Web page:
Subject: I have found a CD that I think you would enjoy
Black On White
Genres: Rock, Classic Rock, Gospel
Reissue of long-lost & highly collectable soundtrack, from band formed by ex-Procol Harum members Bobby Harrison & Mike Lease, to Italian director Tinto Brass' avant garde 1968 adult film 'Nerosubianco' ('Black On White' i... more »
Reissue of long-lost & highly collectable soundtrack, from band formed by ex-Procol Harum members Bobby Harrison & Mike Lease, to Italian director Tinto Brass' avant garde 1968 adult film 'Nerosubianco' ('Black On White' in English). Contains detailed liner notes, all 13 of the original tracks & three bonus tracks, 'The Better Side' (Working Mix-Single Vocal), 'The Butt Of Deception' (WorkingMix) and 'Born Again' (Dry Version). 16 tracks total of vintage late '60s British psychedelia influenced by Traffic & the Kinks. 1999 Angel Air release.
Ex- Procol Mates Make Good
Peter Baklava | Charles City, Iowa | 03/30/2007
(4 out of 5 stars)
"Booted from Procol Harum just after "Whiter Shade of Pale" became a mega-hit, drummer Bobby Harrison and guitarist Ray Royer regrouped to form a Procol wannabe group, "Freedom". They were hired to provide a soundtrack for one of Italian filmmaker Tinto Brass' first sexploitation flicks, and the result was this surprisingly good album, "Black on White", which didn't see the light of day until 1999.
Harrison and Royer were fortunate enough to find a keyboardist whose talent was on a par with (Procol organist) Matthew Fisher's, named Mike Lease. It's Lease's cascading organ fills that catch your ear on the first cut, "To Be Free."
Comparisons with the first Procol Harum album are unavoidable. "You Won't Miss" sounds similar to "She Wandered Through the Garden Fence" (and even more like "The Wee Small Hours of Sixpence"). "We Say No" is a madcap tune with a countrified fiddle, like Procol's "Mabel", and "Relation" ambles along like Harum's "Salad Days" with bassist/vocalist Steve Shirley sounding uncannily like Gary Brooker.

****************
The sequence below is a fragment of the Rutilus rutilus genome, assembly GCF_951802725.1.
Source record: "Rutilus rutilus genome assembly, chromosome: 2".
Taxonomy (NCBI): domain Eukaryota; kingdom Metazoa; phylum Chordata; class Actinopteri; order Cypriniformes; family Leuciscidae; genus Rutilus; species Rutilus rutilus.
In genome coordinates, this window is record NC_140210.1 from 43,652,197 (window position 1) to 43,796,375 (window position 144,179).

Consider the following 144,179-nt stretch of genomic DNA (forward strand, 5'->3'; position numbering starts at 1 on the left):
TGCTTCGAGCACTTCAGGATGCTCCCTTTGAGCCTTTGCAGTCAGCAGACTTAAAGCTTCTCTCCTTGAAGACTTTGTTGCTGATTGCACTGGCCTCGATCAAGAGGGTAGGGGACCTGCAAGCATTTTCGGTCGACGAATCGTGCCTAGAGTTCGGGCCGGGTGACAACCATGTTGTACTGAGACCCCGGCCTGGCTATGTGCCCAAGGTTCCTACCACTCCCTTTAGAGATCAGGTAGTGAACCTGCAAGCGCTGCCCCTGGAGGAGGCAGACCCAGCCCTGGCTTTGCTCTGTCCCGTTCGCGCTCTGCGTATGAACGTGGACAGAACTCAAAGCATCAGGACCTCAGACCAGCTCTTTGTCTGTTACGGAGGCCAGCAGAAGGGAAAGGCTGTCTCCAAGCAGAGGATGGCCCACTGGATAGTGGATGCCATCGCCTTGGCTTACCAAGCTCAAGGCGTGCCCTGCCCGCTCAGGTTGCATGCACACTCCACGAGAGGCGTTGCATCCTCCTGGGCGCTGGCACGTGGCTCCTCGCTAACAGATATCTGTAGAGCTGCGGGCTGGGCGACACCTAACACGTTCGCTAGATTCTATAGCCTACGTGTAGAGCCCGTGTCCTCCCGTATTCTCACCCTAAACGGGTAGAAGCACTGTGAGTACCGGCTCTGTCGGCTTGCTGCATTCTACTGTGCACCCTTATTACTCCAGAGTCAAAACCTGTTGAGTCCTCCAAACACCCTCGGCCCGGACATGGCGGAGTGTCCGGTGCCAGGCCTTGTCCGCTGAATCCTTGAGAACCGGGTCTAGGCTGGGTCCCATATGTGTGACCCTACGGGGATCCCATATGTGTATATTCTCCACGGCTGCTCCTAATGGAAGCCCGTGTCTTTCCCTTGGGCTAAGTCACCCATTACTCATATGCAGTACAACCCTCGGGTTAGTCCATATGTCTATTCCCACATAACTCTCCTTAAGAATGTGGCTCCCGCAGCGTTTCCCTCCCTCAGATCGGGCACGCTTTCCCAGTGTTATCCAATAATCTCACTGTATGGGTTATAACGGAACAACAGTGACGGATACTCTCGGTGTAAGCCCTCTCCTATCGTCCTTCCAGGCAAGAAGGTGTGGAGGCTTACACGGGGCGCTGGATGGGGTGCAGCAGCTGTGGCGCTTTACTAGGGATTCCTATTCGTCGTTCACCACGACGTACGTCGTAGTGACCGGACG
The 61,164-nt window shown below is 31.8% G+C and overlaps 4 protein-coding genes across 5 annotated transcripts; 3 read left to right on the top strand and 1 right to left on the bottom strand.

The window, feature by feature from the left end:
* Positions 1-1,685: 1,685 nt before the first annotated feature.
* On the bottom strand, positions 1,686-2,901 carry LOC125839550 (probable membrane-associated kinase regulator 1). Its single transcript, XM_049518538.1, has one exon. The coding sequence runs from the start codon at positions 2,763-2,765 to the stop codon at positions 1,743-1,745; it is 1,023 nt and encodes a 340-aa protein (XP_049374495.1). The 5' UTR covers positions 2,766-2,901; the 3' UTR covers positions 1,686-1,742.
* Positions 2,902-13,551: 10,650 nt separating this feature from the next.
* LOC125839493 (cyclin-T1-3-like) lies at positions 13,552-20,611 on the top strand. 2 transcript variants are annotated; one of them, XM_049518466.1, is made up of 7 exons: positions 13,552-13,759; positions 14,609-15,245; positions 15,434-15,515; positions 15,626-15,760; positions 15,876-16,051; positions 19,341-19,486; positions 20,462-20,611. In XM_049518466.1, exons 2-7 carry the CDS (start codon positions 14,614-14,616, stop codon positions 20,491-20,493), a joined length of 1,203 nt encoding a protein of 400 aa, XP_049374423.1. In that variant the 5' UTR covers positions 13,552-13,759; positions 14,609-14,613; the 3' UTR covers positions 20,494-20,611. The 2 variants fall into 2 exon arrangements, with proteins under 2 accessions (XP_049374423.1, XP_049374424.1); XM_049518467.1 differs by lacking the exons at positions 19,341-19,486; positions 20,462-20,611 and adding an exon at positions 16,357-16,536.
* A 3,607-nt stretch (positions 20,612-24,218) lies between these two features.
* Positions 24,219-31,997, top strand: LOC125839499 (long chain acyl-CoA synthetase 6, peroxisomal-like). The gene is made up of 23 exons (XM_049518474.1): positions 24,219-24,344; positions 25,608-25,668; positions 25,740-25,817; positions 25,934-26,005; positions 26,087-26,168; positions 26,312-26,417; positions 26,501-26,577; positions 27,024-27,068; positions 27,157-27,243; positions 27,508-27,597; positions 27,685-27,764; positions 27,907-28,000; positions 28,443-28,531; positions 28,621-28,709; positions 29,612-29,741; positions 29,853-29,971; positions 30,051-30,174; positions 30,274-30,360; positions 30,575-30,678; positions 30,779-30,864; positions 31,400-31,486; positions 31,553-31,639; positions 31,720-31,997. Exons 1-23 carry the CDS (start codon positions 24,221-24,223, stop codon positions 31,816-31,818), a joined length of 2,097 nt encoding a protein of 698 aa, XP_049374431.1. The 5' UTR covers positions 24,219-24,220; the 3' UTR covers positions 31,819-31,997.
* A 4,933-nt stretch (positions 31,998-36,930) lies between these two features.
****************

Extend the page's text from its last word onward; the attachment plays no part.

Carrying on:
Other highlights: "Butt of Deception", which despite its duff lyrics, sports a nice baroque piano arrangement reminiscent of the American group Left Banke. And Ray Royer gets to riff heavily on a couple tunes, " Seeing is Believing", and "Decidedly Man", although he doesn't solo anywhere near as powerfully as Robin Trower.
The album never rises to the level of Procol Harum records in terms of musicality or intelligence, but its an interesting footnote to the band's history. Most of the credit for that goes to Mike Lease, who in addition to playing piano and organ, arranged the songs and scored some string arrangements.
This line-up of Freedom didn't last long. Harrison reformed the band as a power trio with Walt Monaghan (bass) and Roger Saunders (guitar) to play heavy blues rock for a couple more albums. Then he formed "Snafu"."
Freedom - 'Black On White' (Angel Air)
Mike Reed | USA | 01/17/2007
(4 out of 5 stars)
"Whoa!Possibly the best Freedom title,I've heard yet.But then again they only have maybe four or five lp's out on CD reissue.Either way,this is a darn good British progressive effort.This 16 track release was reportedly recorded in 1969,but wasn't put out until many moons later.Go figure.Tunes here that are well worth mentioning are the awesome "Attraction-Black On White/With You","Butt Of Deception","Seeing Is Believing" and the expressive "Decidedly Man".This must obviously be an early formation of the band.Can see that guitarist Ray Royer and drummer Bobby Harrison were joined up with organist Mike Lease and bassist/vocalist Steve Shirley.Never heard of those last two mentioned.A should-have."